Unsuccessful cancellation of a standing order

Category Payment transactions | Source Annual Report 2019/03

The customer was the owner of a company and had a conflict with an employee. The employee terminated her employment on a Thursday without notice. The following Friday, the customer cancelled the standing order for the transfer of the employee’s salary in the late afternoon at a bank machine. The respective amount was nevertheless transferred the following Monday. The customer demanded that the bank reclaim it or compensate him for the payment of the salary despite the cancellation of the standing order. According to his account, he heard nothing more from the bank after that, which is why he turned to the Ombudsman. After examining his request, the Ombudsman had to inform him that, in his opinion, there had been no misconduct on the part of the Bank. He wrote the customer a final notice without contacting the bank beforehand.

The Ombudsman first got in touch with his contact at the Bank by telephone. There he was informed that the customer’s letter of complaint had been examined by the relevant department of the bank. An employee had contacted the customer and informed him that his request for repayment was unfortunately unsuccessful, as his former employee did not agree to a chargeback of her account and was of the opinion that she was entitled to the transferred salary. The bank refused to pay compensation because it clearly stated in its payment transaction conditions that a standing order must be cancelled at least five working days before execution, otherwise it would only take effect with the next but one execution. Cancellation on a Friday afternoon with effect for the following Monday had been too late.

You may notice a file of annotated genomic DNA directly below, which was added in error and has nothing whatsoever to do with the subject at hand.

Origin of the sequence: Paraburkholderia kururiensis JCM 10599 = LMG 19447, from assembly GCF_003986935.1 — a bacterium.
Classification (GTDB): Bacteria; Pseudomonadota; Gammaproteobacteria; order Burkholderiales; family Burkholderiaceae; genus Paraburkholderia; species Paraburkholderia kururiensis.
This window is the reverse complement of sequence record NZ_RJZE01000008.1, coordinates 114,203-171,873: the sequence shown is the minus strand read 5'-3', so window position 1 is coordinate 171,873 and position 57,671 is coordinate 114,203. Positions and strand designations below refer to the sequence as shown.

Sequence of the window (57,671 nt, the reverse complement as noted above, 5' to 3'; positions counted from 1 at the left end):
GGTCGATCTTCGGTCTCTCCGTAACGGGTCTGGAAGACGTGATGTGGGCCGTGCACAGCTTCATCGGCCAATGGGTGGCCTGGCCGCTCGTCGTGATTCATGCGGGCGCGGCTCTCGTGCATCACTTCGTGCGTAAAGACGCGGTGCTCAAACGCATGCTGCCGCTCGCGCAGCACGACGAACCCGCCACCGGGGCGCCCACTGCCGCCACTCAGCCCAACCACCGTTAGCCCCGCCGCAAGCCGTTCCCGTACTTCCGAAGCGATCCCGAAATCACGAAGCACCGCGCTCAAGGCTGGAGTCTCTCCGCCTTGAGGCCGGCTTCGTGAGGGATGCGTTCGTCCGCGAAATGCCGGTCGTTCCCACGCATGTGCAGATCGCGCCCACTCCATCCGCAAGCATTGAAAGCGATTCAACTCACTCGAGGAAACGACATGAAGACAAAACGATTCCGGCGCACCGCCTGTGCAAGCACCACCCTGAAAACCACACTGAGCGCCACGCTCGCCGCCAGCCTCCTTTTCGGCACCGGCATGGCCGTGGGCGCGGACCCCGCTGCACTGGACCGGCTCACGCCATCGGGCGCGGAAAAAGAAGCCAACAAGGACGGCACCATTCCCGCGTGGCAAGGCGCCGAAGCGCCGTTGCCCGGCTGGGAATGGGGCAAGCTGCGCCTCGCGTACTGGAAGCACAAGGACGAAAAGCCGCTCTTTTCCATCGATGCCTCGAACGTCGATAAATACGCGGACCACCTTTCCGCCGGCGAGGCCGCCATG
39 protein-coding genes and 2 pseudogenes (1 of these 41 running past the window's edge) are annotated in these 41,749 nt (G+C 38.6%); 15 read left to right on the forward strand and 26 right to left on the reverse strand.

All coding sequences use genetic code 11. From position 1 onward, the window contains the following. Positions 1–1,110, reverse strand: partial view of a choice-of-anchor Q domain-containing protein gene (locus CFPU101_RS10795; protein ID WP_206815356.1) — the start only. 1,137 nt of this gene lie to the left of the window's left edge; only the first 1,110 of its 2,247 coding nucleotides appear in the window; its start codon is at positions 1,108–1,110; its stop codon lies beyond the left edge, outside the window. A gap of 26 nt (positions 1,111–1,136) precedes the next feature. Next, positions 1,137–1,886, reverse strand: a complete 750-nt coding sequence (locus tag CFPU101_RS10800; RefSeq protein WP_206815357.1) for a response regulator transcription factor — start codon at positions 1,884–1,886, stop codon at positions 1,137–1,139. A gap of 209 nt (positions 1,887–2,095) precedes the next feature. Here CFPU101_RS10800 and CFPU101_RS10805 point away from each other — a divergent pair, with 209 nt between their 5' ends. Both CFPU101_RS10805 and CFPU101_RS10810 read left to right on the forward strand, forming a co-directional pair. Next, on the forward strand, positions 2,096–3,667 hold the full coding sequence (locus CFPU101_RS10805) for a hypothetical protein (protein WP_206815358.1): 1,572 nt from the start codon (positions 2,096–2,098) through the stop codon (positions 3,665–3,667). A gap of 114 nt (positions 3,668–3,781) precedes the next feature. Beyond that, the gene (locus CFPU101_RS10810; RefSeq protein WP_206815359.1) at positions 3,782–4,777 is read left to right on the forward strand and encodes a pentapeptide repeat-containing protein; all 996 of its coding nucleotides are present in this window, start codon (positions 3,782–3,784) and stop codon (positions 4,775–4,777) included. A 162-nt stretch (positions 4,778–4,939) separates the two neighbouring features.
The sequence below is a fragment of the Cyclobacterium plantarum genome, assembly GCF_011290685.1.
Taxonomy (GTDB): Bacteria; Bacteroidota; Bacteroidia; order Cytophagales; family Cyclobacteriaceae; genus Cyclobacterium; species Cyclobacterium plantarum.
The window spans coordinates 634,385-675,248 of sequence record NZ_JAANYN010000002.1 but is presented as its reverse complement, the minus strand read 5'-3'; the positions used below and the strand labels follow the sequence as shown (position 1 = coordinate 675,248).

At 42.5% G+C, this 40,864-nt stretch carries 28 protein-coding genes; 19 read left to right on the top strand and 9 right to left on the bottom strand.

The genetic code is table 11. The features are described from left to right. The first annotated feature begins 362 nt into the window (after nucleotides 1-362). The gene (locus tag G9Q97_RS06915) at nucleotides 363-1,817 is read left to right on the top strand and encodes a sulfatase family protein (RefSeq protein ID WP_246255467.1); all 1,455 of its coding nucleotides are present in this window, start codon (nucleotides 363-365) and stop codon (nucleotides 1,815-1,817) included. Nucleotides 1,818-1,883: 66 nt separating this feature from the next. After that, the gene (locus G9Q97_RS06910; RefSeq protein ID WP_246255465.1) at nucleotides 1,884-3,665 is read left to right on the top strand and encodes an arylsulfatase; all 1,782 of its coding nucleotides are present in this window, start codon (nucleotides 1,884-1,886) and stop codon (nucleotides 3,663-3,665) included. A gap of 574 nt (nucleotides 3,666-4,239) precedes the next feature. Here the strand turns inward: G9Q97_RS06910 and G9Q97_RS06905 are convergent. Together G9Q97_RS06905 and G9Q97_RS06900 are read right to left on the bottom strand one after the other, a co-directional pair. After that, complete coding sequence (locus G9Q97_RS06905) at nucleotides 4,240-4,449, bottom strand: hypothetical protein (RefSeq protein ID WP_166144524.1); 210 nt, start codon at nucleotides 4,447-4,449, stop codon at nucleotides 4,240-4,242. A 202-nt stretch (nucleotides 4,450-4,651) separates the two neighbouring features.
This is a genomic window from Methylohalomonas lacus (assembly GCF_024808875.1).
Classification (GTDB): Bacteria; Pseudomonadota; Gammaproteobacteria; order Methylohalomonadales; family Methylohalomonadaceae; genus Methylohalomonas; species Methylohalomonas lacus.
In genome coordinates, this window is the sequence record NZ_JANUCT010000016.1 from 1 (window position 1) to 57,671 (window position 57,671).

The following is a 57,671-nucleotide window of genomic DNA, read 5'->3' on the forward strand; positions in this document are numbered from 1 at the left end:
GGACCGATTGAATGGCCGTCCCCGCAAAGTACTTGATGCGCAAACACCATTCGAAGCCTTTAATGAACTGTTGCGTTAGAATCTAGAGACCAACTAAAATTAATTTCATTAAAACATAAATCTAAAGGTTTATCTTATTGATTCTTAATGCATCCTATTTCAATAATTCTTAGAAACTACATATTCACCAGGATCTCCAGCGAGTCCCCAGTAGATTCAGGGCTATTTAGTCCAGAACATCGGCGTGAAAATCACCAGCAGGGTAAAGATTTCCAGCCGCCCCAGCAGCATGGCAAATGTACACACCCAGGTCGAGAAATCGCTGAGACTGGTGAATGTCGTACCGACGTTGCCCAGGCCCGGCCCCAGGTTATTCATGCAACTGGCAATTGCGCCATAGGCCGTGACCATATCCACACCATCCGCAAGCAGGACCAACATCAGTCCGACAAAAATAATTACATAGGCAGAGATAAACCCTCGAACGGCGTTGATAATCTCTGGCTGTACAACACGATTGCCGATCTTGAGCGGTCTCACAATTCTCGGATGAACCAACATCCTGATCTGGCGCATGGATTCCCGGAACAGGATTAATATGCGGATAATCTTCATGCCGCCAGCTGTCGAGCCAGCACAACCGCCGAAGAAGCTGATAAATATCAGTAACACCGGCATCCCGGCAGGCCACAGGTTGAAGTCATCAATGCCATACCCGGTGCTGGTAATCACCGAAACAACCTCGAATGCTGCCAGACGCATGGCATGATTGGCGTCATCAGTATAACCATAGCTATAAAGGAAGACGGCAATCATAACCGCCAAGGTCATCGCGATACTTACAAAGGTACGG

In the Ombudsman’s view, the bank proceeded correctly. The provision that a standing order had to be cancelled or amended at least five days before the next execution was clearly stated in the payment transaction conditions and in plain language. The Ombudsman was also able to understand that a certain amount of lead time is necessary for such orders. The client’s order to reclaim the amount from the final recipient was executed by the bank and the applicable fee of CHF 30 was charged. The bank could not be blamed for the fact that the reclaim was unsuccessful, as the final recipient refused the chargeback. Moreover, it was not clear from the client’s documents why he was of the opinion that his employee was not entitled to the salary for the month in question.

As the Ombudsman could not identify any misconduct on the part of the bank, he closed the case with a notice addressed to the customer. He informed the customer that if he did not agree with the Ombudsman’s assessment, the customer could try to enforce his claim through the courts. In such a case, however, he would not only have to convince the court of the bank’s breach of its duty of care, but also to show that he had actually suffered a loss in the amount of the salary payment, since the employee was no longer entitled to the salary and he had made reasonable efforts to obtain from the bank the amount corresponding to unjust enrichment.

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